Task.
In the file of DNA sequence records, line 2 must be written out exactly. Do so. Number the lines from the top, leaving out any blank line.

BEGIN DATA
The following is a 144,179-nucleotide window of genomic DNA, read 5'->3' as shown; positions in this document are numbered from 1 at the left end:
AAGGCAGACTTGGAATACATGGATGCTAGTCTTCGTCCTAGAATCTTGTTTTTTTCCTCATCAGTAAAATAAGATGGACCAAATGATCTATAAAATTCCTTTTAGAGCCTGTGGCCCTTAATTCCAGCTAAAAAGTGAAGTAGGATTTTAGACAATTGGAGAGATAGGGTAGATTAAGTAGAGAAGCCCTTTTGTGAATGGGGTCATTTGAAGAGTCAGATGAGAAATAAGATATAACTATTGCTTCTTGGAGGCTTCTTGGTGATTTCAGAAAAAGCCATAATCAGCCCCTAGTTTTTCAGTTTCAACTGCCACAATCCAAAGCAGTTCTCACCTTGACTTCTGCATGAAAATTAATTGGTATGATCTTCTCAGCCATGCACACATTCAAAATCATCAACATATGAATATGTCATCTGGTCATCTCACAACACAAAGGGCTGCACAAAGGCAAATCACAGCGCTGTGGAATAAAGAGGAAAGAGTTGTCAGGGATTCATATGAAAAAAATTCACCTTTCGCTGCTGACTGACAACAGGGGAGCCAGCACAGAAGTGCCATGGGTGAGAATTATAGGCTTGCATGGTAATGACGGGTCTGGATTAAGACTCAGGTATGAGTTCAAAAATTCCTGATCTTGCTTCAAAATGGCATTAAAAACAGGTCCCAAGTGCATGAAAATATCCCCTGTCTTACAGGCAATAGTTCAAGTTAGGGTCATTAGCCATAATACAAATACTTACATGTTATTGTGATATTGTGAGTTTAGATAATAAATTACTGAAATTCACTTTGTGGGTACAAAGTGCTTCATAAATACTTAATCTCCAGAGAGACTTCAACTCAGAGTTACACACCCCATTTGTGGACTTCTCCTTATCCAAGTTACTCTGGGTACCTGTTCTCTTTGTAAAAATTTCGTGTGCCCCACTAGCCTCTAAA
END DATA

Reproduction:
AAGGCAGACTTGGAATACATGGATGCTAGTCTTCGTCCTAGAATCTTGTTTTTTTCCTCATCAGTAAAATAAGATGGACCAAATGATCTATAAAATTCCTTTTAGAGCCTGTGGCCCTTAATTCCAGCTAAAAAGTGAAGTAGGATTTTAGACAATTGGAGAGATAGGGTAGATTAAGTAGAGAAGCCCTTTTGTGAATGGGGTCATTTGAAGAGTCAGATGAGAAATAAGATATAACTATTGCTTCTTGGAGGCTTCTTGGTGATTTCAGAAAAAGCCATAATCAGCCCCTAGTTTTTCAGTTTCAACTGCCACAATCCAAAGCAGTTCTCACCTTGACTTCTGCATGAAAATTAATTGGTATGATCTTCTCAGCCATGCACACATTCAAAATCATCAACATATGAATATGTCATCTGGTCATCTCACAACACAAAGGGCTGCACAAAGGCAAATCACAGCGCTGTGGAATAAAGAGGAAAGAGTTGTCAGGGATTCATATGAAAAAAATTCACCTTTCGCTGCTGACTGACAACAGGGGAGCCAGCACAGAAGTGCCATGGGTGAGAATTATAGGCTTGCATGGTAATGACGGGTCTGGATTAAGACTCAGGTATGAGTTCAAAAATTCCTGATCTTGCTTCAAAATGGCATTAAAAACAGGTCCCAAGTGCATGAAAATATCCCCTGTCTTACAGGCAATAGTTCAAGTTAGGGTCATTAGCCATAATACAAATACTTACATGTTATTGTGATATTGTGAGTTTAGATAATAAATTACTGAAATTCACTTTGTGGGTACAAAGTGCTTCATAAATACTTAATCTCCAGAGAGACTTCAACTCAGAGTTACACACCCCATTTGTGGACTTCTCCTTATCCAAGTTACTCTGGGTACCTGTTCTCTTTGTAAAAATTTCGTGTGCCCCACTAGCCTCTAAA